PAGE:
ERA Decries Trump Administration’s New Title IX Regulations, Urges SB 493 in CA

May 8. 2020


For Immediate Release
May 8, 2020

Media Contact
Jess Eagle, Strategic Communications Manager
Equal Rights Advocates
(717) 574-2702
[email protected]

Sen. Jackson & Victim Advocates Urge Bill to Protect CA Students & Ensure CA Colleges Respond Appropriately to Reports of Sexual Harassment, Assault

SACRAMENTO –As Trump Administration Education Secretary Betsy DeVos rolls back Title IX protections for student survivors of sexual assault and harassment on college campuses in federal regulations released May 7, Equal Rights Advocates, along with California State Senator Hannah-Beth Jackson (D-Santa Barbara) and the Women’s Foundation of California’s Women’s Policy Institute, urge California lawmakers to pass pending Senate Bill 493, which will ensure California colleges provide a transparent and fair process for all students involved in sexual misconduct investigations.

In direct response to the Trump Administrations’ harmful changes to Title IX — the federal civil rights law that prohibits sex discrimination in federally-funded schools — SB 493 would require state-funded colleges and universities to adopt common-sense procedures that ensure a fair, transparent and consistent response to reports of sexual harassment, including sexual assault, and protect student victims and survivors from additional harm or re-traumatization.

“Even in the midst of the coronavirus pandemic, the Trump Administration has wasted no opportunity to be misogynistic and cruel.  The recently released Title IX regulations jeopardize the civil rights and safety of student survivors while discouraging others from reporting abuse,” said Senator Jackson. “SB 493 will ensure that California’s educational institutions protect survivors through policies that treat them with dignity and respect, while ensuring the civil rights of all students.”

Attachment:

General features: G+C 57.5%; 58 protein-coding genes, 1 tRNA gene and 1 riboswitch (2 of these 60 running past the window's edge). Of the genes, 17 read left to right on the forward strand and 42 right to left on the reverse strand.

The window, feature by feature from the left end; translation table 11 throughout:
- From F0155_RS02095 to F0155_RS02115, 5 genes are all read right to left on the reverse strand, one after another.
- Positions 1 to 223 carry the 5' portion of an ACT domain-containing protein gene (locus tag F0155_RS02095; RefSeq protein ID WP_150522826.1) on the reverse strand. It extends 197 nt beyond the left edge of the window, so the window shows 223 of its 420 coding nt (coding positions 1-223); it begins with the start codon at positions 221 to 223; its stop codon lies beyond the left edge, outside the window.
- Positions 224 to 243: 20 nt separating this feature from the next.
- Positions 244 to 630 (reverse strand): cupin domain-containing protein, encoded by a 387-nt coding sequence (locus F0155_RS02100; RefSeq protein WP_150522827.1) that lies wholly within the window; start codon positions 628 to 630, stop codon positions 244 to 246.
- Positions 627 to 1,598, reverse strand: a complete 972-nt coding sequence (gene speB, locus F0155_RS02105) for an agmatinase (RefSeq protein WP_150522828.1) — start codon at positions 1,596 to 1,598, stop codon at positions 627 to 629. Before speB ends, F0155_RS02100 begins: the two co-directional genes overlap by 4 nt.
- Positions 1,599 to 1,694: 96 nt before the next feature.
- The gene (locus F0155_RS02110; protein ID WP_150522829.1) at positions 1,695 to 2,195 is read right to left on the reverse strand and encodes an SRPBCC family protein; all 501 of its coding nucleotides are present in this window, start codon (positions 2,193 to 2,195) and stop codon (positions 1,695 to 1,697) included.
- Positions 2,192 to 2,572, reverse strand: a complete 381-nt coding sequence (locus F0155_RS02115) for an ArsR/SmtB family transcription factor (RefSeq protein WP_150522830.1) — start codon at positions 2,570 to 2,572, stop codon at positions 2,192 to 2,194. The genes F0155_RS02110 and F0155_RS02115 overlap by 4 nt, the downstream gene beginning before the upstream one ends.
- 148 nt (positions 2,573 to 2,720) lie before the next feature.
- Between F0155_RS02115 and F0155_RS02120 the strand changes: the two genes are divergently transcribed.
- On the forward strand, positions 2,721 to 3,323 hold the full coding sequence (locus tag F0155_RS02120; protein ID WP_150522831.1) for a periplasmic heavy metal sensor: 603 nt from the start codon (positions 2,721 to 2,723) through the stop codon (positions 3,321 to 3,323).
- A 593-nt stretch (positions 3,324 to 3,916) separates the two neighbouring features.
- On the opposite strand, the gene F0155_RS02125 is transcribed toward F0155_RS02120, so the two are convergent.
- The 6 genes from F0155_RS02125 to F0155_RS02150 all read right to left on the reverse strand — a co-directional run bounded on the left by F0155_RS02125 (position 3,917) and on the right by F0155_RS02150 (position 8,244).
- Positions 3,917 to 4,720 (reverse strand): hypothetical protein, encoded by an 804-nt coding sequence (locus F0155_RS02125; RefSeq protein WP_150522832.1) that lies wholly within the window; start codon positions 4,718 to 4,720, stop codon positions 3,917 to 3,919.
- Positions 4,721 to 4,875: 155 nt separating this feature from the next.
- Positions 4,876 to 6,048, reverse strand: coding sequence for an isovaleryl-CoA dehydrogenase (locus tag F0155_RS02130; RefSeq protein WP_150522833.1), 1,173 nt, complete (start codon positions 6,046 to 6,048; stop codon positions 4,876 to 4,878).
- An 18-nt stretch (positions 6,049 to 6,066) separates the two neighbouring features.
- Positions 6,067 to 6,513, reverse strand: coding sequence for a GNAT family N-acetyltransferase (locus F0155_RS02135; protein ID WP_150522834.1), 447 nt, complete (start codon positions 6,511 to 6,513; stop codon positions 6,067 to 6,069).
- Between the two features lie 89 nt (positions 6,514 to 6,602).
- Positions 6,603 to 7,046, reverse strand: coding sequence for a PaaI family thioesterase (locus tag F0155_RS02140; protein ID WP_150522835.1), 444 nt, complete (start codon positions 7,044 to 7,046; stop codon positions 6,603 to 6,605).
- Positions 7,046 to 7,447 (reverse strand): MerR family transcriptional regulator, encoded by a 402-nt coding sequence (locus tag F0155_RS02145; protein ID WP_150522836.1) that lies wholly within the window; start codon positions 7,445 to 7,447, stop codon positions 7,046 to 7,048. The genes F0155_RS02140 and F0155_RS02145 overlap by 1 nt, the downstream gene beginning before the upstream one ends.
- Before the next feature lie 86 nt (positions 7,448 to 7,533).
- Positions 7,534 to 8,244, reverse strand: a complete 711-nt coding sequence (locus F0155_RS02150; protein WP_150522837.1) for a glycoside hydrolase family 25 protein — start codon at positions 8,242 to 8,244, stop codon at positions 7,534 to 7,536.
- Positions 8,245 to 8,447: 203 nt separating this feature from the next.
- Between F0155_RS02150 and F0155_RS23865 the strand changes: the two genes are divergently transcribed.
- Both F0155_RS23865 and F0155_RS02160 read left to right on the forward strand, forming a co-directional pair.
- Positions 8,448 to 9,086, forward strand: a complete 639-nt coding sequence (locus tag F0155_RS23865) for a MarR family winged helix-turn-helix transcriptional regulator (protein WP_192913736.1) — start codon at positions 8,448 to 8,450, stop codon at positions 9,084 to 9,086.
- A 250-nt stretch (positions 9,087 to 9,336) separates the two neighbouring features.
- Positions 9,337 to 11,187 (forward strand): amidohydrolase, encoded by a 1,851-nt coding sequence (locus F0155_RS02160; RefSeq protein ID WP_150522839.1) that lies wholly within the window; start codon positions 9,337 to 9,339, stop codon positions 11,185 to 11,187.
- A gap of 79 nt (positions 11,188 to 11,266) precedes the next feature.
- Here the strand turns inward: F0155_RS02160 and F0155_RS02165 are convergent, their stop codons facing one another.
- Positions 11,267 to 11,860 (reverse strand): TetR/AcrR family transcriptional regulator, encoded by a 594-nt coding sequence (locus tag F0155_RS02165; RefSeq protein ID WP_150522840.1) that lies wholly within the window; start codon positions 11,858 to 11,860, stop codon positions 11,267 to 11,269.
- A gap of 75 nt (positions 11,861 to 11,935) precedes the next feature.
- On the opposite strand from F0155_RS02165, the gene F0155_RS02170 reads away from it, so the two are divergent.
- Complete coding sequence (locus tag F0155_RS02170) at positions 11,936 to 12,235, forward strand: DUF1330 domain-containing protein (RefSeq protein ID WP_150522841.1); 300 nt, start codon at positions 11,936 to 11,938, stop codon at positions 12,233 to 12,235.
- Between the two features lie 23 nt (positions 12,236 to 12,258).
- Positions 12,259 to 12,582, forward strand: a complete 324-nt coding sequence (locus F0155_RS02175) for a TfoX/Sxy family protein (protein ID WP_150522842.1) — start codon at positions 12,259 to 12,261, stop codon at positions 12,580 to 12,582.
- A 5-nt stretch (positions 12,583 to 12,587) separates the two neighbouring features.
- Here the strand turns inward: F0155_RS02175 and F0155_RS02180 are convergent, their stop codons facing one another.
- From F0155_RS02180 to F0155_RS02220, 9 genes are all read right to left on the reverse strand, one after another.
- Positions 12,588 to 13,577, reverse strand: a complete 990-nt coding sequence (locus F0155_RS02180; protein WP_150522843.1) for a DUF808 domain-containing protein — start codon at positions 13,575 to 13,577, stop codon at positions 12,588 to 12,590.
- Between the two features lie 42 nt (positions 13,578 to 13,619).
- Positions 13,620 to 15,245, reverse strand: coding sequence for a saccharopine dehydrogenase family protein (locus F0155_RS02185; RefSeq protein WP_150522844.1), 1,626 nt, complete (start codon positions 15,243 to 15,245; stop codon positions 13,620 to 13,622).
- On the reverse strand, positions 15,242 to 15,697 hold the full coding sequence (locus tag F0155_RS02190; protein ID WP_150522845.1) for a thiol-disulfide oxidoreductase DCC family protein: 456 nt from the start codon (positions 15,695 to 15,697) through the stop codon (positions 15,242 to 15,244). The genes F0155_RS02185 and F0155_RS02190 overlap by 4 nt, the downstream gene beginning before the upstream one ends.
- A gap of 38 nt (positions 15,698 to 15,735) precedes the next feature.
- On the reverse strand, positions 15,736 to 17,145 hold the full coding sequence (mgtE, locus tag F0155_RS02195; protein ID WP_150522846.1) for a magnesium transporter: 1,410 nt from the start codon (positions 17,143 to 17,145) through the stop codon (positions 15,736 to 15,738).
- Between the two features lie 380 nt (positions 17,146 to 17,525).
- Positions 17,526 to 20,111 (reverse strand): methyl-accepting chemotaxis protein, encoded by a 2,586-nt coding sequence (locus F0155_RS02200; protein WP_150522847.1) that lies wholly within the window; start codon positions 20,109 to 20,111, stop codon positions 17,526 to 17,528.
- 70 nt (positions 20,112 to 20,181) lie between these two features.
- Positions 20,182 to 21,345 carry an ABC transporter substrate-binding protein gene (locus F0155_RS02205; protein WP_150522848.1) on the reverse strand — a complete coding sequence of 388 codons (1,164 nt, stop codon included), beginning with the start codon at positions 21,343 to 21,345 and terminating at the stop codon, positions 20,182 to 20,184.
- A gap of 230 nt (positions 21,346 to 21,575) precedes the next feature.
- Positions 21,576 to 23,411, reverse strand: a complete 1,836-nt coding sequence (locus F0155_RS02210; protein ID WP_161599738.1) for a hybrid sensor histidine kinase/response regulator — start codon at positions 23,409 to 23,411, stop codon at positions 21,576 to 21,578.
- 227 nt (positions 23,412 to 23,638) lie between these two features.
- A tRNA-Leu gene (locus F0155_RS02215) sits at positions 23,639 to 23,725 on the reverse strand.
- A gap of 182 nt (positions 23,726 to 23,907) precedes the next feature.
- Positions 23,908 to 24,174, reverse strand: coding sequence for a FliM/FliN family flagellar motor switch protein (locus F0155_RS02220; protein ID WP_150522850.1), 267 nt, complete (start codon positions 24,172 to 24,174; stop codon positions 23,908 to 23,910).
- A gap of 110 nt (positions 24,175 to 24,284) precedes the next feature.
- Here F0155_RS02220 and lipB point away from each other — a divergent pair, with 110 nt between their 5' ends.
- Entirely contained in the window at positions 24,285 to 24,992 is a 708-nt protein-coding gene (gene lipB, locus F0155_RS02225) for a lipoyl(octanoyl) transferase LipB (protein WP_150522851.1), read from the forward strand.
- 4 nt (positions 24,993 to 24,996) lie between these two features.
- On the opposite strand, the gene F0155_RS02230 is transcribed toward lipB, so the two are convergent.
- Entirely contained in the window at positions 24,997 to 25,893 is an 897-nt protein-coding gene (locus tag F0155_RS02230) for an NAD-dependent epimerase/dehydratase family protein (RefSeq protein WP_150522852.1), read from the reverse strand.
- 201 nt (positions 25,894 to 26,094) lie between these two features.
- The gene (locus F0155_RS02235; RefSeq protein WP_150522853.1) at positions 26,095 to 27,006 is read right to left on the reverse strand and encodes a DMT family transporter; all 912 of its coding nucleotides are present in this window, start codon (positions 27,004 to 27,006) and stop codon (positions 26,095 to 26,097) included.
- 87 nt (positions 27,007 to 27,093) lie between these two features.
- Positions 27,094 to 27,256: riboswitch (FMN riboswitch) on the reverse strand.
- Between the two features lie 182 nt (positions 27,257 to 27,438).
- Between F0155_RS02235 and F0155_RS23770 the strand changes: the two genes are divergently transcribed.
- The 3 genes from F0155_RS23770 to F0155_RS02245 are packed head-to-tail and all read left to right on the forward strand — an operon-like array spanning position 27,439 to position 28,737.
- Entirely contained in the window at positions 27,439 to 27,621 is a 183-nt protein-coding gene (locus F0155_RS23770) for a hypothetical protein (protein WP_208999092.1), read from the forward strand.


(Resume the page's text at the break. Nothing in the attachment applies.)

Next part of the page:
The Trump Administration’s regulations announced on May 7 would hinder students’ ability to report sexual violence, force schools to dismiss many off-campus complaints where the majority of assaults occur, and require retraumatizing and unnecessary investigatory processes, including direct cross-examination of student survivors. The regulations would, in many cases, raise the standard of evidence from preponderance of the evidence (more likely than not occurred) to “clear and convincing” evidence, which is often impossible to prove in cases of sexual harassment and assault.

Senate Bill 493 would make it easier for students to report sexual harassment and violence by requiring schools to provide notice to students on their rights and how to report incidents; require schools to respond to off-campus incidents where they could interfere with a student’s access to education; and prohibit courtroom-style direct cross-examination of survivors by their assailants or their attorneys. It would also ensure adequate training for school officials involved, including training on implicit bias, trauma-informed practices, and the history of racial discrimination in school discipline.

Studies show at least one in five U.S. women, one in eight men, and one in four trans or gender non-conforming students suffer sexual assault as undergraduates. Equally troubling, 63 percent of students – women and men — report experiencing sexual harassment in college. Schools’ failure to adequately address, investigate, and protect students from sexual violence deprives students of their right to equal access to education. An estimated 34% of student survivors drop out of college.

“SB 493 will ensure that California institutions of higher education adequately address and respond to rampant sexual violence in our schools,” said Jessica Stender, Senior Counsel for Workplace Justice & Public Policy at Equal Rights Advocates, a co-sponsor of the bill. “The required procedures under the bill are common-sense, and they protect all California students’ civil rights and access to education, regardless of rollbacks at the federal level.”

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